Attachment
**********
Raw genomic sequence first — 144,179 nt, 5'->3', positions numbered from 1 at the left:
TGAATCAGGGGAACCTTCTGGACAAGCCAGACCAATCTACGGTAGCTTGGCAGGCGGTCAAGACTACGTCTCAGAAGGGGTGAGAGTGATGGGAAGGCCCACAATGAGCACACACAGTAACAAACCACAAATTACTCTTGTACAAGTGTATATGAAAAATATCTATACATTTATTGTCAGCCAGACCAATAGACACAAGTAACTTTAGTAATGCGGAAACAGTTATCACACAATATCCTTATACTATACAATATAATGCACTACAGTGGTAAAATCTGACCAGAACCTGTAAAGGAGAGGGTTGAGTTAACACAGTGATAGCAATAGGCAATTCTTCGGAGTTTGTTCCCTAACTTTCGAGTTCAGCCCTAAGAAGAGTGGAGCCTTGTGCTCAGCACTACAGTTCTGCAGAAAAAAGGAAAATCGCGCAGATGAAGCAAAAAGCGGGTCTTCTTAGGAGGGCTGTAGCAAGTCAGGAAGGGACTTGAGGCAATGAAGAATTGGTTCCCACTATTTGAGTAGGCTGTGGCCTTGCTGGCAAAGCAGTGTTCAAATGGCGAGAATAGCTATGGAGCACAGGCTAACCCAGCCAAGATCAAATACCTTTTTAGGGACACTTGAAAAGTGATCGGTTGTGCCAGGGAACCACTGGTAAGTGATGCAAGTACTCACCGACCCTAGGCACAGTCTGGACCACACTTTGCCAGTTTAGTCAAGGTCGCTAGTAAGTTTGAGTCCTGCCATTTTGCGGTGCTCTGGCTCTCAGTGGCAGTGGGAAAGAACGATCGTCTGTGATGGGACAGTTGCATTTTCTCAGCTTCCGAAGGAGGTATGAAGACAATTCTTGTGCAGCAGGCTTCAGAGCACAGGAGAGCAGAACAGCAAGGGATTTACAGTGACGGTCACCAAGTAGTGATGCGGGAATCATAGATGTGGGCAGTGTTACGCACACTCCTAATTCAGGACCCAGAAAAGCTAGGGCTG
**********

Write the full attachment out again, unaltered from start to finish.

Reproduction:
Raw genomic sequence first — 144,179 nt, 5'->3', positions numbered from 1 at the left:
TGAATCAGGGGAACCTTCTGGACAAGCCAGACCAATCTACGGTAGCTTGGCAGGCGGTCAAGACTACGTCTCAGAAGGGGTGAGAGTGATGGGAAGGCCCACAATGAGCACACACAGTAACAAACCACAAATTACTCTTGTACAAGTGTATATGAAAAATATCTATACATTTATTGTCAGCCAGACCAATAGACACAAGTAACTTTAGTAATGCGGAAACAGTTATCACACAATATCCTTATACTATACAATATAATGCACTACAGTGGTAAAATCTGACCAGAACCTGTAAAGGAGAGGGTTGAGTTAACACAGTGATAGCAATAGGCAATTCTTCGGAGTTTGTTCCCTAACTTTCGAGTTCAGCCCTAAGAAGAGTGGAGCCTTGTGCTCAGCACTACAGTTCTGCAGAAAAAAGGAAAATCGCGCAGATGAAGCAAAAAGCGGGTCTTCTTAGGAGGGCTGTAGCAAGTCAGGAAGGGACTTGAGGCAATGAAGAATTGGTTCCCACTATTTGAGTAGGCTGTGGCCTTGCTGGCAAAGCAGTGTTCAAATGGCGAGAATAGCTATGGAGCACAGGCTAACCCAGCCAAGATCAAATACCTTTTTAGGGACACTTGAAAAGTGATCGGTTGTGCCAGGGAACCACTGGTAAGTGATGCAAGTACTCACCGACCCTAGGCACAGTCTGGACCACACTTTGCCAGTTTAGTCAAGGTCGCTAGTAAGTTTGAGTCCTGCCATTTTGCGGTGCTCTGGCTCTCAGTGGCAGTGGGAAAGAACGATCGTCTGTGATGGGACAGTTGCATTTTCTCAGCTTCCGAAGGAGGTATGAAGACAATTCTTGTGCAGCAGGCTTCAGAGCACAGGAGAGCAGAACAGCAAGGGATTTACAGTGACGGTCACCAAGTAGTGATGCGGGAATCATAGATGTGGGCAGTGTTACGCACACTCCTAATTCAGGACCCAGAAAAGCTAGGGCTG